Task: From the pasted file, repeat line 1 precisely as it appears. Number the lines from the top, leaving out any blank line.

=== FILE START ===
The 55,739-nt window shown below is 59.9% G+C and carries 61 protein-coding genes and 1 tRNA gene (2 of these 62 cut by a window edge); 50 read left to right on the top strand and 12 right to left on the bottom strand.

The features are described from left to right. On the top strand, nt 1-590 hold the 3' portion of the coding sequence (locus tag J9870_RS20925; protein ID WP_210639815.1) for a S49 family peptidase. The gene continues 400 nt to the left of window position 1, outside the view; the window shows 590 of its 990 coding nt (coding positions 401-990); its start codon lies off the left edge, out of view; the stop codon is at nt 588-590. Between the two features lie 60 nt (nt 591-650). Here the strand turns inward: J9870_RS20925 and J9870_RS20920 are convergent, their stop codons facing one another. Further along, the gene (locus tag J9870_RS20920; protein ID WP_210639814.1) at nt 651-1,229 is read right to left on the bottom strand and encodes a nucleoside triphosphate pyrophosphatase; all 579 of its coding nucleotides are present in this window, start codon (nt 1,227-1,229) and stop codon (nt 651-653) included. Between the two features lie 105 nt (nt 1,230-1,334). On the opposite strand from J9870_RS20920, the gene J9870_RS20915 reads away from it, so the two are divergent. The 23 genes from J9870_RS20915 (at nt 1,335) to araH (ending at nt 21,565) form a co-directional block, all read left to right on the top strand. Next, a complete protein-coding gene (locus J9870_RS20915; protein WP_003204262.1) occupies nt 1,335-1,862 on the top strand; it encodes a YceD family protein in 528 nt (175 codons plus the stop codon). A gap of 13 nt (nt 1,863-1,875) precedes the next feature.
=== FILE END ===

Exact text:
The 55,739-nt window shown below is 59.9% G+C and carries 61 protein-coding genes and 1 tRNA gene (2 of these 62 cut by a window edge); 50 read left to right on the top strand and 12 right to left on the bottom strand.